Heir to the Pharaoh from Eagle Gryphon Games is a two player, tile laying, bidding, area control, hand management gem. It plays in about an hour and was designed by Alf Seegert. You should seriously consider picking it up if you have a spot in your collection for a great two player game.
Displeased by his children, the Pharaoh favors his pets instead. He has decided to alter the lines of succession and will bequeath his entire kingdom either to the feline goddess Bast or to the canine god Anubis. But which one?
I’ve got a soft spot for Alf Seegert games, I’m the first to admit it. Not because he’s a cool, interesting guy (he is) but because he designs cool, interesting, delightful games. I’ve played a lot of games in my life and while I’ve been bored and entertained in just about equal measure, it’s rare that I’m delighted at a game. Heir to the Pharaoh is a delight to play – it’s strictly two player, has tons of player involvement, looks really darned pretty and gets auction/bidding right for two players, a rare thing. Mostly though, the game flows like a natural, evolved creation, not a constructed thing of cardboard and rules. More on that later.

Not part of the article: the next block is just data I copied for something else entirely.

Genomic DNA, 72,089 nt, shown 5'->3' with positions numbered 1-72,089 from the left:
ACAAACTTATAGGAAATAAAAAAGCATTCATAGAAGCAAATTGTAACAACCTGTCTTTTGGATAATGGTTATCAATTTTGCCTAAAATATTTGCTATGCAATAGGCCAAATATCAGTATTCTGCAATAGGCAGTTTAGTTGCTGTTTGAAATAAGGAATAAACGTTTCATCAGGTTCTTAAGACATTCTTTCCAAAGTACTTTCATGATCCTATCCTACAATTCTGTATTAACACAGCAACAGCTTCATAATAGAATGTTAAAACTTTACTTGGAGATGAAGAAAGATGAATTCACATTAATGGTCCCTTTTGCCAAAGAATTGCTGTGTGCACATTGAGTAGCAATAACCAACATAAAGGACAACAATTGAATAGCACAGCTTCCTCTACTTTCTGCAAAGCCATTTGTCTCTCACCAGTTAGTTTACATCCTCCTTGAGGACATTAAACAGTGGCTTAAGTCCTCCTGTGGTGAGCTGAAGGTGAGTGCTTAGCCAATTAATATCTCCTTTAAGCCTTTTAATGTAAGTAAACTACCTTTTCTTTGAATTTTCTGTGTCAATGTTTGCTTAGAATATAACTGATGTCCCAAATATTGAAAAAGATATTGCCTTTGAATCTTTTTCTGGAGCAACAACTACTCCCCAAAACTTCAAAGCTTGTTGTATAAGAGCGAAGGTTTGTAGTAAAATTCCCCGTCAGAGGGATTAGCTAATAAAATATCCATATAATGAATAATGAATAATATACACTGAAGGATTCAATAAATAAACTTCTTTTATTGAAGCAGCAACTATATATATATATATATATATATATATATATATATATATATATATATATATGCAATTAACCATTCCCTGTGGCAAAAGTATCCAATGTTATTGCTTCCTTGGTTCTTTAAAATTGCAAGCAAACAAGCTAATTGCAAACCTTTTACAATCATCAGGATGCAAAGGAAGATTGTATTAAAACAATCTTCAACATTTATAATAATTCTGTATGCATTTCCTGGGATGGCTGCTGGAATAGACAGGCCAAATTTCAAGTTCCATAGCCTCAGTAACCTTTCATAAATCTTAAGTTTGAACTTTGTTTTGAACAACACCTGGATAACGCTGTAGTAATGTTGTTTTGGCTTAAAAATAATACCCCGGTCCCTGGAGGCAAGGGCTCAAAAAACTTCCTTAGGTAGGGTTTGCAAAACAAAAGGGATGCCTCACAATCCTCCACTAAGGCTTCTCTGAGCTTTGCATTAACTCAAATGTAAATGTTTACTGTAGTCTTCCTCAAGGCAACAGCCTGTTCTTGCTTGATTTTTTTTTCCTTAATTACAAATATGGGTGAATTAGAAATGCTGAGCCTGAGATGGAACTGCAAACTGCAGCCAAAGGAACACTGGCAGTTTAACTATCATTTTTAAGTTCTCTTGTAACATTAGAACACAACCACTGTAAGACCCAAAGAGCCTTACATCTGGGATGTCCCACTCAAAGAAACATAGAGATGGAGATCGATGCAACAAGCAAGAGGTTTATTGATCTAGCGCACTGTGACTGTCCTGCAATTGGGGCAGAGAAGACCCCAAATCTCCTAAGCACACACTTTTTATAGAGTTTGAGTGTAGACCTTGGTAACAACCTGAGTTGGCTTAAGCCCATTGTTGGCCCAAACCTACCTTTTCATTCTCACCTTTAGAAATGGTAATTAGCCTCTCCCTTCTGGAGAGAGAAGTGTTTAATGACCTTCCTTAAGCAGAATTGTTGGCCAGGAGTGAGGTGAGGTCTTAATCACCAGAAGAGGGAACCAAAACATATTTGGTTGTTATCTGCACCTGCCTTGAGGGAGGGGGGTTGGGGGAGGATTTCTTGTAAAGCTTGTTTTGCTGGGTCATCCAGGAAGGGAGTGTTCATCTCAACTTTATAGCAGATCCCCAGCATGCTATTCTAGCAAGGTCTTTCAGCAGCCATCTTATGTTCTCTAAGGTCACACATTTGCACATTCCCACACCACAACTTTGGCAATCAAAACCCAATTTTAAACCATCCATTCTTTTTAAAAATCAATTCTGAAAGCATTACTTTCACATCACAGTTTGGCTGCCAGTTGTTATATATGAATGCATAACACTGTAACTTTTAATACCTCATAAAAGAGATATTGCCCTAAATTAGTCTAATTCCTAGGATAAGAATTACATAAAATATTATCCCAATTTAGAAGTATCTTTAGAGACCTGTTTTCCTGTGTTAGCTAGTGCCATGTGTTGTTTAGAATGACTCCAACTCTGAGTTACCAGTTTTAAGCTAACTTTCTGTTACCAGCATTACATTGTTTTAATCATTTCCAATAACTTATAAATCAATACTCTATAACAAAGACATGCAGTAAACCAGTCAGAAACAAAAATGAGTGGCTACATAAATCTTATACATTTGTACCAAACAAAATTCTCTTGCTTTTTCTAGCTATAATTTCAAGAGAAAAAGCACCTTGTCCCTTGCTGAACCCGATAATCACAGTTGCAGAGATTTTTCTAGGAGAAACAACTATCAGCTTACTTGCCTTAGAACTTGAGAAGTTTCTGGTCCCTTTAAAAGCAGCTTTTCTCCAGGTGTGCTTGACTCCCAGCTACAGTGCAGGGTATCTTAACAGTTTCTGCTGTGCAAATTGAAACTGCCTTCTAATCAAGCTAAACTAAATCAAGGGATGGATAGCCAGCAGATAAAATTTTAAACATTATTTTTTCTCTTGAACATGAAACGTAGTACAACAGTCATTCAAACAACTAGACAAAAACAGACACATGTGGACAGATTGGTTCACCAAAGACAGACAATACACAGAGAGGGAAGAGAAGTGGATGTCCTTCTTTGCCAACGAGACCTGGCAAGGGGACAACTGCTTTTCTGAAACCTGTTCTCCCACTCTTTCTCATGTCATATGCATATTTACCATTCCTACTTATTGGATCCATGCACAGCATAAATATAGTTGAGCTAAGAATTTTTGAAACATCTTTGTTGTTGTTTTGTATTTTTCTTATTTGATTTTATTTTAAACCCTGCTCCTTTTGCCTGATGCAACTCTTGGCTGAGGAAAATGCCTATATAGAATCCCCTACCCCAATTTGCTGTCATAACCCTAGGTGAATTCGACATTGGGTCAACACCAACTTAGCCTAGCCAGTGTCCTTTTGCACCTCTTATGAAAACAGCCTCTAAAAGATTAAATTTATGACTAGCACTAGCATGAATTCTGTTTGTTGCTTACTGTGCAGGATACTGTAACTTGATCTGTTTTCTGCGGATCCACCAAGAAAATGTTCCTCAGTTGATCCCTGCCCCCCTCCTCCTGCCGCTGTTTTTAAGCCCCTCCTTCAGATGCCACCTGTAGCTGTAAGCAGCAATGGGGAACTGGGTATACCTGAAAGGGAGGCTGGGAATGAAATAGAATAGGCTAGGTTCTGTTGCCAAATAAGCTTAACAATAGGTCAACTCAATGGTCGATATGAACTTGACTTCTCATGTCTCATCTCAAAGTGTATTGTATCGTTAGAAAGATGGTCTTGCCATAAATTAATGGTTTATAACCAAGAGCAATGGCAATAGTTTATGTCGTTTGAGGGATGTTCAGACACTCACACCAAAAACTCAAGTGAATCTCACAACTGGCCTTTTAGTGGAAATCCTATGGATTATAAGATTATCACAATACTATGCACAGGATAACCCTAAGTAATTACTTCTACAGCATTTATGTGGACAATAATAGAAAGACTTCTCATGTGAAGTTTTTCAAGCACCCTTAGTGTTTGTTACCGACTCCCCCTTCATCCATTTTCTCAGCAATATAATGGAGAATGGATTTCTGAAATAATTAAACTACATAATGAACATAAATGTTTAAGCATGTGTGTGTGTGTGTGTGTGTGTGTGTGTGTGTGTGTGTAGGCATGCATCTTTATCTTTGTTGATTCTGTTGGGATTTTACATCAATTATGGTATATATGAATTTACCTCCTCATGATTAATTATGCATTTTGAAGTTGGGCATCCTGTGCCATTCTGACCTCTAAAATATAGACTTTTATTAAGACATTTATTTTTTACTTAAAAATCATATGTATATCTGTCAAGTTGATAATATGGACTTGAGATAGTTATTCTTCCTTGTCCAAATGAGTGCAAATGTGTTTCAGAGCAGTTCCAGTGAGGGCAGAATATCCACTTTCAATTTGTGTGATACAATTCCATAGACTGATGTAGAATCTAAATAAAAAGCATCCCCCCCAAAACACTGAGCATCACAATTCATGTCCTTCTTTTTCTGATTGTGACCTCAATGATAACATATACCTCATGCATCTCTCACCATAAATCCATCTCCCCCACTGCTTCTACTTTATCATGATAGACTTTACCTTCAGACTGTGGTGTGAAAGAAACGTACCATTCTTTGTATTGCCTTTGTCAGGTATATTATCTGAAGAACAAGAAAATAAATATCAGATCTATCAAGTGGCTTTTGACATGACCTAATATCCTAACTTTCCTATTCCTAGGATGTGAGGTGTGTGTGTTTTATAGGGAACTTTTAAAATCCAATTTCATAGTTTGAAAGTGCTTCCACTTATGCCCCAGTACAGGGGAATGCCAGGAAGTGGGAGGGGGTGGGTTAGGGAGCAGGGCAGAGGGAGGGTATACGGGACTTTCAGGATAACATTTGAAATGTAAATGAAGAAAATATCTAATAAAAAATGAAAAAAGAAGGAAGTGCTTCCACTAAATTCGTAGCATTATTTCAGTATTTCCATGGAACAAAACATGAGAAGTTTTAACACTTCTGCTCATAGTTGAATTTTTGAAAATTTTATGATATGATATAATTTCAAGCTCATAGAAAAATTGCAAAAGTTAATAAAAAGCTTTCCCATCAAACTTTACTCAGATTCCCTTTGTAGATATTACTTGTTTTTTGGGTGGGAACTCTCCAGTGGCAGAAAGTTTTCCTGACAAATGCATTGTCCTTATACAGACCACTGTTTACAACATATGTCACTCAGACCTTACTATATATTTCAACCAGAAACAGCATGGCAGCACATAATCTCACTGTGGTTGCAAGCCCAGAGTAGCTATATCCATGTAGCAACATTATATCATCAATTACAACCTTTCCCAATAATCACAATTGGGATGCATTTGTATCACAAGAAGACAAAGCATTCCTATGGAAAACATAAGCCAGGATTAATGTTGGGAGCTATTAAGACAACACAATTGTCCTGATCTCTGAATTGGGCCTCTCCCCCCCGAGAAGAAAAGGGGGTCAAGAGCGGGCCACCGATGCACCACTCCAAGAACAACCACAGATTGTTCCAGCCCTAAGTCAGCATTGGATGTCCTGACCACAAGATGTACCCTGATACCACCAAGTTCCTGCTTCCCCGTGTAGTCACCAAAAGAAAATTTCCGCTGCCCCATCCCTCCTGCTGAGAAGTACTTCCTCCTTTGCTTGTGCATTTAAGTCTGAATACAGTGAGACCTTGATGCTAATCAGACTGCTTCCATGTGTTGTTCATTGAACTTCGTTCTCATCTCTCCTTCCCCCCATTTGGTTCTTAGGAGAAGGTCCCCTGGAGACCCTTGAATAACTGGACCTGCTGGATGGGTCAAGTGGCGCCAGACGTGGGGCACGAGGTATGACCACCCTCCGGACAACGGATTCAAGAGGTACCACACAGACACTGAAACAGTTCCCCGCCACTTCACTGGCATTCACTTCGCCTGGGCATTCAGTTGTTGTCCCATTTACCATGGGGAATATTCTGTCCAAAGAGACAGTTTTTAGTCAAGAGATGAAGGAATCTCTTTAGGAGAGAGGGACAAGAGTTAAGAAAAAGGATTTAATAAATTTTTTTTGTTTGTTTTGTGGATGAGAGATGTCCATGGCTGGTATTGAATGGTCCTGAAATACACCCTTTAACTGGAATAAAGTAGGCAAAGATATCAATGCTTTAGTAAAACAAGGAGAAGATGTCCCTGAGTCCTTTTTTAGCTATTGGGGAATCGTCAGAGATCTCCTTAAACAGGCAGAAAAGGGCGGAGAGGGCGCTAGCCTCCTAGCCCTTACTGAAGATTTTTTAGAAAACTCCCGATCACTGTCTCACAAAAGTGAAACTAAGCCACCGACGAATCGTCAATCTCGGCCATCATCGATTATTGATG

How to Play
Each player will pick a side – Bast or Anibus (cat or dog). The board gets set up and it’s off to see who’ll win the favor of the Pharaoh!
The game is divided into two phases – the Bidding phase and the Action phase. You’ll play each of these phases 8 times, when the game will end. Your final scores will be tallied and a winner declared. I’m going to gloss over some of the rules and leave a few things out. You’ll get a good sense of how to play reading below without me simply copying the rule book and pasting it here!
The Bidding Phase: Each player starts off with a deck of cards numbered 1-10. These are your bids. The Gods deck is shuffled, with Thoth always on the bottom. The top card is flipped over and a Pharaoh’s Favor token placed on it. This gives that particular god an additional ability this turn.
Each player then selects one of their numbered cards and these are simultaneously revealed. The player with the highest number wins! Mostly. Sometimes. You’ll see, just hang on a minute. If there’s a tie, the player who’s card shows a Sun symbol wins that tie. Repeat until the God’s deck is depleted, with one exception. If the Pharaoh card comes up, it’s moved to the Pyramid symbol on one corner of the board and each player selects one Bid card and places it face down near the Pharaoh.